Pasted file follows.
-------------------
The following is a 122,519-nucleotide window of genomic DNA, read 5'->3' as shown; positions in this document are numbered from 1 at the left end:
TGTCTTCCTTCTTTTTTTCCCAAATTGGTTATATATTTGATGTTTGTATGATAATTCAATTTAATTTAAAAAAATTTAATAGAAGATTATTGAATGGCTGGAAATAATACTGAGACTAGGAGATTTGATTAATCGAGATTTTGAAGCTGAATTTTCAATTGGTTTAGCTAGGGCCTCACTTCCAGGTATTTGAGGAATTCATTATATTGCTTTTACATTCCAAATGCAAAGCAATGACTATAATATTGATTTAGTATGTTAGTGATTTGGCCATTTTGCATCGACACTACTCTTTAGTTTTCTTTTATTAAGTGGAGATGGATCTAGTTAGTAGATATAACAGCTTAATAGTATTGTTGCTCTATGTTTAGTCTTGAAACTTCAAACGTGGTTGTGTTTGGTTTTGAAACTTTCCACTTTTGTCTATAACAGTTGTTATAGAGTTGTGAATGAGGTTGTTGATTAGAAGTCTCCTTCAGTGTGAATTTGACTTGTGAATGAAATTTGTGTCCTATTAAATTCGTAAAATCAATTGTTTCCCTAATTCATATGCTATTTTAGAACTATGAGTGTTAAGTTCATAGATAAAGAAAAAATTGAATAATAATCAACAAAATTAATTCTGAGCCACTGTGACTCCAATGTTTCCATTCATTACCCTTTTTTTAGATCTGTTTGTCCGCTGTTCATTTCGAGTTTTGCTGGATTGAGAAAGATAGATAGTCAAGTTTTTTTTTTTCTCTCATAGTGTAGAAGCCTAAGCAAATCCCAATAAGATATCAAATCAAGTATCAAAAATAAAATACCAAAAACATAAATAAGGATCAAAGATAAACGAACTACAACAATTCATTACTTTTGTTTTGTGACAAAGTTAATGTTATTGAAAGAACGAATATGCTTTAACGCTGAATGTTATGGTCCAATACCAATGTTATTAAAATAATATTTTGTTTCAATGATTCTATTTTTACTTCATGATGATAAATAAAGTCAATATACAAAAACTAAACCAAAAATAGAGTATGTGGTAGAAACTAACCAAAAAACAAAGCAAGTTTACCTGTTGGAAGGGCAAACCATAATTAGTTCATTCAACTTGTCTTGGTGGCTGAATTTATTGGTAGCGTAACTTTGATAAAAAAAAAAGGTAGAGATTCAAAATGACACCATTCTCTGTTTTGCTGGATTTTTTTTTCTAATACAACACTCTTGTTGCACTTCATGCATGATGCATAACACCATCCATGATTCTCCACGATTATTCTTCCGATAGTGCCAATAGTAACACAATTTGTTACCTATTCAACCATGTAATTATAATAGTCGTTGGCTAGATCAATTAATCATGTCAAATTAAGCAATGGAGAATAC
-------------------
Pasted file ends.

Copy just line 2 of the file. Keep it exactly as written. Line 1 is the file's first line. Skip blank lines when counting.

TGTCTTCCTTCTTTTTTTCCCAAATTGGTTATATATTTGATGTTTGTATGATAATTCAATTTAATTTAAAAAAATTTAATAGAAGATTATTGAATGGCTGGAAATAATACTGAGACTAGGAGATTTGATTAATCGAGATTTTGAAGCTGAATTTTCAATTGGTTTAGCTAGGGCCTCACTTCCAGGTATTTGAGGAATTCATTATATTGCTTTTACATTCCAAATGCAAAGCAATGACTATAATATTGATTTAGTATGTTAGTGATTTGGCCATTTTGCATCGACACTACTCTTTAGTTTTCTTTTATTAAGTGGAGATGGATCTAGTTAGTAGATATAACAGCTTAATAGTATTGTTGCTCTATGTTTAGTCTTGAAACTTCAAACGTGGTTGTGTTTGGTTTTGAAACTTTCCACTTTTGTCTATAACAGTTGTTATAGAGTTGTGAATGAGGTTGTTGATTAGAAGTCTCCTTCAGTGTGAATTTGACTTGTGAATGAAATTTGTGTCCTATTAAATTCGTAAAATCAATTGTTTCCCTAATTCATATGCTATTTTAGAACTATGAGTGTTAAGTTCATAGATAAAGAAAAAATTGAATAATAATCAACAAAATTAATTCTGAGCCACTGTGACTCCAATGTTTCCATTCATTACCCTTTTTTTAGATCTGTTTGTCCGCTGTTCATTTCGAGTTTTGCTGGATTGAGAAAGATAGATAGTCAAGTTTTTTTTTTTCTCTCATAGTGTAGAAGCCTAAGCAAATCCCAATAAGATATCAAATCAAGTATCAAAAATAAAATACCAAAAACATAAATAAGGATCAAAGATAAACGAACTACAACAATTCATTACTTTTGTTTTGTGACAAAGTTAATGTTATTGAAAGAACGAATATGCTTTAACGCTGAATGTTATGGTCCAATACCAATGTTATTAAAATAATATTTTGTTTCAATGATTCTATTTTTACTTCATGATGATAAATAAAGTCAATATACAAAAACTAAACCAAAAATAGAGTATGTGGTAGAAACTAACCAAAAAACAAAGCAAGTTTACCTGTTGGAAGGGCAAACCATAATTAGTTCATTCAACTTGTCTTGGTGGCTGAATTTATTGGTAGCGTAACTTTGATAAAAAAAAAAGGTAGAGATTCAAAATGACACCATTCTCTGTTTTGCTGGATTTTTTTTTCTAATACAACACTCTTGTTGCACTTCATGCATGATGCATAACACCATCCATGATTCTCCACGATTATTCTTCCGATAGTGCCAATAGTAACACAATTTGTTACCTATTCAACCATGTAATTATAATAGTCGTTGGCTAGATCAATTAATCATGTCAAATTAAGCAATGGAGAATAC